As we’ve proved before, we’re not good at snow. And on Wednesday night, we proved it again in utterly humiliating fashion, morphing from a powerful city of powerful people into a demolition-derby, wagon-training cold mess.
A one-inch snowtastrophe involving at least 1,000 accidents, eight-hour commutes and cars abandoned on freeways by desperate, disgusted commuters. Some people hadn’t even made it home by dawn Thursday.
Our commander in chief was equally powerless in the face of the fluff, as it took his lights-and-sirens motorcade nearly two hours to make the usually 30-minute commute from Joint Base Andrews to the White House.
It was a nearly perfect deja vu of a light snow in 2011 that generated epic Twitter travelogues of misery. Only difference this time? It was more fun to Snapchat the whole calamity.
Didn’t we learn a thing back then? Apparently not.
Scarier still: A monster snowstorm is expected to arrive Friday. It’s never good when The Post’s Capital Weather Gang issues a blizzard warning and predicts high winds and two feet of snow.
We were so fixated on the impending snow doom that we weren’t expecting Wednesday night’s little prelude. Too busy rescheduling meetings, raiding every market’s supply of milk, bread and wine, arguing over cute names for the coming storm and holding news conferences about preparation.
It’s the preemptive strike that destroyed us. Isn’t that always how it goes? A little ragtag band of soldiers executes a sneak attack and brings down a great fighting force by outflanking it.
Where’s the War College for snow preparation? Shouldn’t we get it in the loop? Because we desperately need a better strategy for these annual sneak attacks from the skies.
While everyone was preparing for the snow, dispatching trucks to the outer ’burbs, amassing a snow army of shovelers to keep the sidewalks clean, a quick little clipper of precipitation came in and soaked the roads, which became ice rinks once the temperatures dropped.
The roads turned to black ice because they were untreated. One set of officials said they didn’t treat them because the mini-storm was predicted to be no more than a squall. Others said that predictions called for temperatures so low that the pre-treatment they squirt on roads would freeze, making them more dangerous.
What happened to good-old road salt for conditions like this?
Sure, it’s easy to Monday-morning-quarterback this whole thing.
The District’s mayor apologized.
“We’re not a snow town.”
Oh, wait. That was Marion Barry in 1987, when D.C. was paralyzed in the snow (and he was at the Super Bowl in L.A.).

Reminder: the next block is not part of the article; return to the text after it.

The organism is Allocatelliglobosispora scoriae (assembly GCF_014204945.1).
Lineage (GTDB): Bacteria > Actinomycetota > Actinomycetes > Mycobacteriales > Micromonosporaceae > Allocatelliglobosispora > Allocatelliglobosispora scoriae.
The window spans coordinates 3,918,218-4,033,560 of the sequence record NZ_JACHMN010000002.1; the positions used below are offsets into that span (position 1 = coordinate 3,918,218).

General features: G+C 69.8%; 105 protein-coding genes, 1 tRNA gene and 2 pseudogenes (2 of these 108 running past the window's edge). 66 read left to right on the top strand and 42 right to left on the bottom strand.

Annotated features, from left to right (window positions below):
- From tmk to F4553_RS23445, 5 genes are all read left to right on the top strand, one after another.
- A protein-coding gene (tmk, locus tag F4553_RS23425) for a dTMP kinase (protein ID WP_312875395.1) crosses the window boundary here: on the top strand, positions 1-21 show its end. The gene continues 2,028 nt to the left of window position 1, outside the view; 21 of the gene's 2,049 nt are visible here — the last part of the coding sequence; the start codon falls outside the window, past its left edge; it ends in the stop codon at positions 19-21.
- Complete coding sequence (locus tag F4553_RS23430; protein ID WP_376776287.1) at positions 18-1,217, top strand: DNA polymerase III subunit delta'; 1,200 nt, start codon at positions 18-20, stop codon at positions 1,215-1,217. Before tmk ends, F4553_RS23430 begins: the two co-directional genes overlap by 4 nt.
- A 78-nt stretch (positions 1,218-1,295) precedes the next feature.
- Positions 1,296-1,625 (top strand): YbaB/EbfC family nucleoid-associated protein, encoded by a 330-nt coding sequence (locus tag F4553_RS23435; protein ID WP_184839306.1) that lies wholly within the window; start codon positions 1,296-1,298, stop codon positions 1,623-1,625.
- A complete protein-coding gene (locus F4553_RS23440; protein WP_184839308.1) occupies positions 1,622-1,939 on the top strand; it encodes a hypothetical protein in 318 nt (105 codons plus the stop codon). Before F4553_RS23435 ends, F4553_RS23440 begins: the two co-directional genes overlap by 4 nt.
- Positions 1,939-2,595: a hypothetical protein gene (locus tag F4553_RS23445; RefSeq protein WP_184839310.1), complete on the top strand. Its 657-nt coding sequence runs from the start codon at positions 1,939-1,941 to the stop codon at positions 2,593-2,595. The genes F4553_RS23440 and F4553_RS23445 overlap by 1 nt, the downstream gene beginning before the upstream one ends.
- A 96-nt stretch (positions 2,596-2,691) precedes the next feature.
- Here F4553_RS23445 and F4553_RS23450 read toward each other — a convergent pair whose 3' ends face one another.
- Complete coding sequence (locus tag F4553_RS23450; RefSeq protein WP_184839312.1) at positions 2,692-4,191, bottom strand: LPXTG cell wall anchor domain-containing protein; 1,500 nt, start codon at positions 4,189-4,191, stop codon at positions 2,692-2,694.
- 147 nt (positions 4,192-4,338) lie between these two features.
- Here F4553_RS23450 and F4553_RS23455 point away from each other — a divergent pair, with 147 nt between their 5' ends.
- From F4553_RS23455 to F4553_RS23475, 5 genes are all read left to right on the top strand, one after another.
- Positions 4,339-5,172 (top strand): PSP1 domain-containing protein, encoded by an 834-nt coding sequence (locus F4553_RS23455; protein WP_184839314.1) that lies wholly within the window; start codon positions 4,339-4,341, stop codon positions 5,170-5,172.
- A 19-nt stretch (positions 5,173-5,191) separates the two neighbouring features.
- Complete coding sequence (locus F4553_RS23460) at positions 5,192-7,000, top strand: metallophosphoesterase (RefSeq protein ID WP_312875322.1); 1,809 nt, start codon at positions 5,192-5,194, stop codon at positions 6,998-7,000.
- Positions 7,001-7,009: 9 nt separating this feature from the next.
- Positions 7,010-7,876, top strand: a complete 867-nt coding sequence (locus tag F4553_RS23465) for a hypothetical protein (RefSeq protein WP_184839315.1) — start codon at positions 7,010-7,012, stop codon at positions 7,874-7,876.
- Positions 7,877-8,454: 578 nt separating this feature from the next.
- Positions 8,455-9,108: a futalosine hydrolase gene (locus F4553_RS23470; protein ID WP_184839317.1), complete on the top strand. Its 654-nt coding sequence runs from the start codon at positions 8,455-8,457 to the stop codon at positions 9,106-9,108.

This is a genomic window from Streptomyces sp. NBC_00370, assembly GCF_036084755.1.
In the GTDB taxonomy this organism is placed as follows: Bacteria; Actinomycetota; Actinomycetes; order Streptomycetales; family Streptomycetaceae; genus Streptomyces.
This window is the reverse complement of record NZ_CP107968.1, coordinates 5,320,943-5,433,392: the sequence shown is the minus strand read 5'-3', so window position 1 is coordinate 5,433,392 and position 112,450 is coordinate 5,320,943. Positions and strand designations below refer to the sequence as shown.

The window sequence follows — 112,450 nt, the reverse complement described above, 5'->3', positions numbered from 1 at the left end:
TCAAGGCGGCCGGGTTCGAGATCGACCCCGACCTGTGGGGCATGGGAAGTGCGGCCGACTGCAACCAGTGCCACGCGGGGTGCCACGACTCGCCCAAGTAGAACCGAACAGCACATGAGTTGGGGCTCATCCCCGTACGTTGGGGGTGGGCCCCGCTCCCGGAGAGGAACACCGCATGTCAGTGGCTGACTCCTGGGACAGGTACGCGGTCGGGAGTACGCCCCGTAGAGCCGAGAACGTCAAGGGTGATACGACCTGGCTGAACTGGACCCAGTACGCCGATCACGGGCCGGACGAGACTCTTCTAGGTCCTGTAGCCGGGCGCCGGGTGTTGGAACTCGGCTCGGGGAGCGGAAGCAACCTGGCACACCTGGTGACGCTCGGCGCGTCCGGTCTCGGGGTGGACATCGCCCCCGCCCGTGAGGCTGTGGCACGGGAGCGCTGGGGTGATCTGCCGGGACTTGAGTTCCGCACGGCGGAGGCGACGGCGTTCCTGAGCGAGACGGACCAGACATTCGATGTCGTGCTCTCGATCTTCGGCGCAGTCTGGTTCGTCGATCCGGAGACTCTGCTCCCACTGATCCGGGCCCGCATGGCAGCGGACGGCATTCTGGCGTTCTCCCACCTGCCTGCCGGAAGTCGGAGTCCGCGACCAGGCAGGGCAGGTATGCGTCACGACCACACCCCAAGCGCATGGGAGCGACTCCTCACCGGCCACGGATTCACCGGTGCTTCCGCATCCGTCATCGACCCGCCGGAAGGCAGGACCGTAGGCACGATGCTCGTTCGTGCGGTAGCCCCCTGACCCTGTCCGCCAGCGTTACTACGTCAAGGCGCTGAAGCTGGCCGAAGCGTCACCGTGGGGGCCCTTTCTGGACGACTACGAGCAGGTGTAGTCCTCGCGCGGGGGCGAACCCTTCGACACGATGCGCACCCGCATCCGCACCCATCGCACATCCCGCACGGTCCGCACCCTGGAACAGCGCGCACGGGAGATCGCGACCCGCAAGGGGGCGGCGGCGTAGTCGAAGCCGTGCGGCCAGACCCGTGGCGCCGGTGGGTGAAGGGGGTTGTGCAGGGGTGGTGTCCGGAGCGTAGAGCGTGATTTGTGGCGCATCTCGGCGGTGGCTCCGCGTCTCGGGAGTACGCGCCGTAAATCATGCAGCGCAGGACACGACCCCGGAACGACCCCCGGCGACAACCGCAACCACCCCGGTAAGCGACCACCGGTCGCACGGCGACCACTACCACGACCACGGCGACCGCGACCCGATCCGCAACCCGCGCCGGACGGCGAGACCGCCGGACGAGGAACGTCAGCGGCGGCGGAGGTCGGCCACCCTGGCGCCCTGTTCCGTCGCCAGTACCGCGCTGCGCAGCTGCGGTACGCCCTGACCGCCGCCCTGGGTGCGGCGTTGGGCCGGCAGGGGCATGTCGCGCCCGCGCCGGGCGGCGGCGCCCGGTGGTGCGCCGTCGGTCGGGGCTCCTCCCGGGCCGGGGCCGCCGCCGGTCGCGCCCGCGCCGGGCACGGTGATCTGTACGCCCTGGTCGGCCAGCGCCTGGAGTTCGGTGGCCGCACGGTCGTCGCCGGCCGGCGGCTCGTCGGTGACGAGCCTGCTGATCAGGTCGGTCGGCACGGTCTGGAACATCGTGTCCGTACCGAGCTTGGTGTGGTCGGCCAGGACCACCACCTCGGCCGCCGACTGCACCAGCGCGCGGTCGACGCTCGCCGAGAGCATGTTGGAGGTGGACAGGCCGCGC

“The snow has fallen. It’s not going to be gone until the temperature gets warm enough that it can melt.”
Oh, wait. That was Adrian M. Fenty in 2010, after Snowmageddon crippled the city.
“I don’t control the weather. I don’t control the roads. I control the work schedule.” [It was] “the fastest-accumulating storm I’ve seen in my lifetime.”
Oops. Silly me, that wasn’t even a mayor. That was OPM Director John Berry in 2011, explaining the snow disaster of Mayor Vincent C. Gray’s tenure.
“Hindsight is certainly 20-20. But we are certainly going to review all of the information, when it came in and the decisions that we made.”
Oh, wait. Right mayor, wrong storm. That was Muriel E. Bowser last year, when she took heat for keeping schools open when some folks were slip-sliding all over the place.
She apologized again on Thursday: “We are sorry for an inadequate response. We did not provide the resources, and we should have been out there earlier.”
So what have mayors learned year after year of the snowstorm/we-freak-out/we-forget/snowstorm/we-freak-out cycle? To apologize. And that seems to be about it.
Bowser and other public officials vowed to do better. But the truth is, it’s a national disgrace and an ongoing embarrassment that we are so bad at dealing with snow. We spend a bazillion dollars on military drones and planes to deploy stealth strikes, yet the heart of all our operations can be crippled by a single inch of white crystals.
It makes little municipal sense to bust a budget on a Midwestern-style snow force. But the federal presence here should command a more muscular response. Every couple of years, we lose millions in federal workforce hours, insurance, school closings. Wouldn’t it be worth it to finally get this right?
We’re all worried about ISIS when the truth is, all it takes to destroy us is a little ice.
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